So what happened to the business?

Nothing, and that’s the trouble of it. I learned—or relearned—several things about myself through trying to create a small business.

First, I learned that I don’t think like an entrepreneur, and I don’t really want to. Second, I learned that I may not have the talent, personality, or strengths needed to be a natural at being an active go-getter and driver of commerce. Meh, I say.


And “meh” is the root of the problem. I lacked the mental discipline to overcome those other things. I did nothing much, and nothing much was the fruit of my lack of labor.

It’s ok to not be an entrepreneur. But it’s not ok to go about life without discipline. Other things took priority, and that’s ok too. Things like making enough income to provide for my family. I became a staff member at my church, and that work took precedence. I worked at a startup for a person who is actually driven to be a good entrepreneur, and that took time.

Watson Abbey Farms isn’t dead though. It still represents everything about my faith, family, community, and ministry calling. I hope to homestead someday, and that starts with my backyard now, but I may never have a market garden and sell my produce at a farmers market. But I will make disciples through the work of the abbey, come hell or high water, as they say.

So thank you to my three customers, all from my church, who loved me and wanted me to succeed. The Ackermans, The Loves, and Randall. It means a lot to me I got to build a BackyardPantry for you.



Watson Abbey Farms Origin Story

We were on our honeymoon in Scotland, traveling on a bus to Melrose Abbey, a 900-year-old Cistercian abbey south of Edinburgh. Watching the green glens roll by, we saw sheep and farms dominate our view out the window. One of us turned to the other and said, “Wouldn’t that be nice to do one day? We could teach our grandkids how to bake real bread. We could make our own beer and cheese.” A retirement dream.

Melrose Abbey
A shot of the ruins of Melrose Abbey taken on our honeymoon trip. Copyright Matt Watson

Sometime later whilst taking a Family Ministry class for seminary, I read about how for the greater part of our existence parents have taught their children directly rather than outsourcing it to someone else’s responsibility. Children worked with their parents, learning life skills and trades, and were discipled by them. It is much different today. While we work out of the home our kids learn out of the home. Even their spiritual learning is outsourced to youth groups at best. We decided we wanted to reclaim our responsibility for our own (future) children and create an environment where we could spend as much time with them as possible, teaching them everything from biology to theology. Not out of some sense of fear, but because we are primarily responsible for their learning, growing, health, and discipleship. This coincided with my call to ministry: to know Jesus and make him known.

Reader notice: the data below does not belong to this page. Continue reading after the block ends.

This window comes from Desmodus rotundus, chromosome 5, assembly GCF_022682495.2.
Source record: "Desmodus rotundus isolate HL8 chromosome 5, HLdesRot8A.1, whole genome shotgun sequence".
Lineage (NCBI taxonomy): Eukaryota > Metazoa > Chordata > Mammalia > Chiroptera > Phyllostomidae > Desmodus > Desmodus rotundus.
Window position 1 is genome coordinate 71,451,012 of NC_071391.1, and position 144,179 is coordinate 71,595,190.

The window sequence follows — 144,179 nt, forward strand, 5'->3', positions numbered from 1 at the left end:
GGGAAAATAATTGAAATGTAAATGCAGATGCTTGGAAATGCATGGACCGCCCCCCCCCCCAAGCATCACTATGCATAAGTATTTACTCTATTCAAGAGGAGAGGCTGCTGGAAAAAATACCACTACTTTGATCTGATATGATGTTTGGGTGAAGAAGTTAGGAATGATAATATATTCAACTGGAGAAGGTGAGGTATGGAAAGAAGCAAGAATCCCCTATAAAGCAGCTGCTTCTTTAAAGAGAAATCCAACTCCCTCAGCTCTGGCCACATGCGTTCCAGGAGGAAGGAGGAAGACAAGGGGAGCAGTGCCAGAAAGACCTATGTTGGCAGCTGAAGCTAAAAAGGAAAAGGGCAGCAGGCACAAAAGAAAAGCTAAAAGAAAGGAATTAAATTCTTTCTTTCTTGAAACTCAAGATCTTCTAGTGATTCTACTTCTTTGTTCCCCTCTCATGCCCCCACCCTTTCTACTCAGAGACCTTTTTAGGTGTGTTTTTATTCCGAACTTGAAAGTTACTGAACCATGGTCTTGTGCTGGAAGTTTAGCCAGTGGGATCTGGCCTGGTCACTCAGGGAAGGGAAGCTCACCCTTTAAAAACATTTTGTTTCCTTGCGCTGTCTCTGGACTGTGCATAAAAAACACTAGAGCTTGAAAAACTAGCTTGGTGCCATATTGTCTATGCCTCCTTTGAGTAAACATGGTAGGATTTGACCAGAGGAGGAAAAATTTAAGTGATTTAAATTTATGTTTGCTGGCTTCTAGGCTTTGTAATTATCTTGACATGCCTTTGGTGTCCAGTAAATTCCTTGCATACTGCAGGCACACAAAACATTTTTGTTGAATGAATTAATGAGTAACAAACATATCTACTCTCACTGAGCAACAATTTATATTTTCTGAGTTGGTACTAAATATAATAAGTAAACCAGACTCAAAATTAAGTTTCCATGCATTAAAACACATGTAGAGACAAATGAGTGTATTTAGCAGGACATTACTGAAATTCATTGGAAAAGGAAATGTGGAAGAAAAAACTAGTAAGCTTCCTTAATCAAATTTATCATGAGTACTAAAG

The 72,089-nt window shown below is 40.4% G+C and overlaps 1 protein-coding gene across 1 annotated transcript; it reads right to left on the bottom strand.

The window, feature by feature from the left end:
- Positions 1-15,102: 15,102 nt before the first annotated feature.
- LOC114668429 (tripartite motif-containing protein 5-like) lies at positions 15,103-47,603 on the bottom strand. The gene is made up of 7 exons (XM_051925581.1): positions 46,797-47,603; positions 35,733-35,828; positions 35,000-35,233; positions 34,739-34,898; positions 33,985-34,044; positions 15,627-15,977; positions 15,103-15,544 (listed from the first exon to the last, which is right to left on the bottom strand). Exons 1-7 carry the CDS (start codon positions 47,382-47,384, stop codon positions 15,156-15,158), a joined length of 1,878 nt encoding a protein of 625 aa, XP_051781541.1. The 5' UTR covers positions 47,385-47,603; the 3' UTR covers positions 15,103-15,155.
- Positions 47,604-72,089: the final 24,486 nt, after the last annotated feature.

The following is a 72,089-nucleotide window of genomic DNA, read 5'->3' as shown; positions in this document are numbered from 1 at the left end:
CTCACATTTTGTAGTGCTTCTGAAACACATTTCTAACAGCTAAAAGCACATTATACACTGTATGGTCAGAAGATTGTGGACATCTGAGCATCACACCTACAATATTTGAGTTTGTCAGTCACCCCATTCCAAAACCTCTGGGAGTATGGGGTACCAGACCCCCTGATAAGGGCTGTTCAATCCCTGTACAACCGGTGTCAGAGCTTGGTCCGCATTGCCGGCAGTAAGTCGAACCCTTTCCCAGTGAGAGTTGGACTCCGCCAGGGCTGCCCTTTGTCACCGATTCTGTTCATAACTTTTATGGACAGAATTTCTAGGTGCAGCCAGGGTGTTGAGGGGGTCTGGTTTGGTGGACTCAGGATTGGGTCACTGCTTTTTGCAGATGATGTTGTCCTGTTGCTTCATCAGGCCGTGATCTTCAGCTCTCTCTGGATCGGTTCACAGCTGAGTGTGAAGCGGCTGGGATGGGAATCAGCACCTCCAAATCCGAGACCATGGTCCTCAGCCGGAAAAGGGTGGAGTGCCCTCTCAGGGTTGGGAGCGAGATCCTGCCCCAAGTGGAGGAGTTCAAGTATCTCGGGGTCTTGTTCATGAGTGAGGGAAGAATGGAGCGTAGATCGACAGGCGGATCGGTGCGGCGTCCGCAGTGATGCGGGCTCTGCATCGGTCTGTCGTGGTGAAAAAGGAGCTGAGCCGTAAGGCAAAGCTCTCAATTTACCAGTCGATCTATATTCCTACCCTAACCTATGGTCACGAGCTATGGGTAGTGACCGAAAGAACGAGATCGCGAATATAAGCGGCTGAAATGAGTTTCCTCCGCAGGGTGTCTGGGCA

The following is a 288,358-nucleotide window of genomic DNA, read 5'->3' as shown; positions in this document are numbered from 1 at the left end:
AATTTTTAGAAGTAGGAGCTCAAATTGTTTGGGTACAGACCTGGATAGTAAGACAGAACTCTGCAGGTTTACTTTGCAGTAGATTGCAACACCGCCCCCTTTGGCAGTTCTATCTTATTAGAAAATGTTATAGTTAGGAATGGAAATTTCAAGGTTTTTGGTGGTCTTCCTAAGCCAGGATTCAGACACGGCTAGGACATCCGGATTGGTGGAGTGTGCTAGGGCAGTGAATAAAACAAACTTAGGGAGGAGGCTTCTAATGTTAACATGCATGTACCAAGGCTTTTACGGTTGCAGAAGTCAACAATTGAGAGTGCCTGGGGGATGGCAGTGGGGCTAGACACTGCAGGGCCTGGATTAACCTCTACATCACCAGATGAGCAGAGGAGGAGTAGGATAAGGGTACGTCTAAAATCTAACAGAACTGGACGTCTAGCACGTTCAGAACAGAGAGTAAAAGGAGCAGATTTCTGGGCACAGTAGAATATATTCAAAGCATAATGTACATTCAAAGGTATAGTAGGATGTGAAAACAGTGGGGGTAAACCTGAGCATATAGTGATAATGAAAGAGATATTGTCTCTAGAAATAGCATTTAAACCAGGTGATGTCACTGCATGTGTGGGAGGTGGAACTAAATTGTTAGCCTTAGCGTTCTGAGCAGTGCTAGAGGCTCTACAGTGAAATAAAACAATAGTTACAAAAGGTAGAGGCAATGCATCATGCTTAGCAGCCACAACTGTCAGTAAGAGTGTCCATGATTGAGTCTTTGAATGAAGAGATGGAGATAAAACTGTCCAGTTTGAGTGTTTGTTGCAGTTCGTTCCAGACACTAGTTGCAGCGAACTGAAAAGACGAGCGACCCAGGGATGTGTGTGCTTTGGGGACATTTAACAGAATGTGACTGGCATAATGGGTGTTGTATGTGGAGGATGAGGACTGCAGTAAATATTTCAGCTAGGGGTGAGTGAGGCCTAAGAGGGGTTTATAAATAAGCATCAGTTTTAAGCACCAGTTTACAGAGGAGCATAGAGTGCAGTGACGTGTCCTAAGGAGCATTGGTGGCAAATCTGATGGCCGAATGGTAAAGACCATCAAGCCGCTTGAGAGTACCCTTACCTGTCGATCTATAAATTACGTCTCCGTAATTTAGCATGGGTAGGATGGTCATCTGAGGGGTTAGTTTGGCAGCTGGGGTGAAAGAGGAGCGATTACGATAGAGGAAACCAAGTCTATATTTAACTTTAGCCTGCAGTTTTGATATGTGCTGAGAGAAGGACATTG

Not long after we asked ourselves, “Why are we waiting for retirement?” and then threw everything we had into learning about farming and pursuing this dream. Both of us grew up in the ‘burbs, and while I have an agriculture degree, it isn’t in production. Yet this idea has been unshakeable for us. We see Genesis 1:28, commonly called the Cultural Mandate, as the first commission of God. Be fruitful and multiply, governing over creation, bringing God’s image to bear upon it. Enjoy it and help others enjoy it. That also means we can’t enjoy it if we destroy it.

Along the way we discovered several things:

  • I actually like tomatoes. They taste better when you grow them yourself, because then you grow them for flavor and not for transportation.
  • Our desire to be good stewards of our natural resources to honor God was a bridge builder with communities that do not share that same religious value. Relationships were built, values were shared.
  • We feel better when we eat cleaner.
  • We waste an obscene amount of food and water every day. One stat at the linked article says over half our food is just thrown away. And why do we use potable water for flushing toilets?
  • There exists pockets in the city called food deserts where people lack the ability to obtain or afford quality food.

I think there are better ways, and we want to be about those ways, because I think they honor God better. What if this whole missional farm thing isn’t just for our kids, but for our community? In fact Melrose Abbey itself was a mission of the Cistercians, who farmed and provided for the community around them. Could we not do the same? Thus, our farm is a vehicle for discipleship, cultural engagement, relationship building, and of course good food.

That is how Watson Abbey was born. Come join us as we eat, drink, and be merry with neighbors.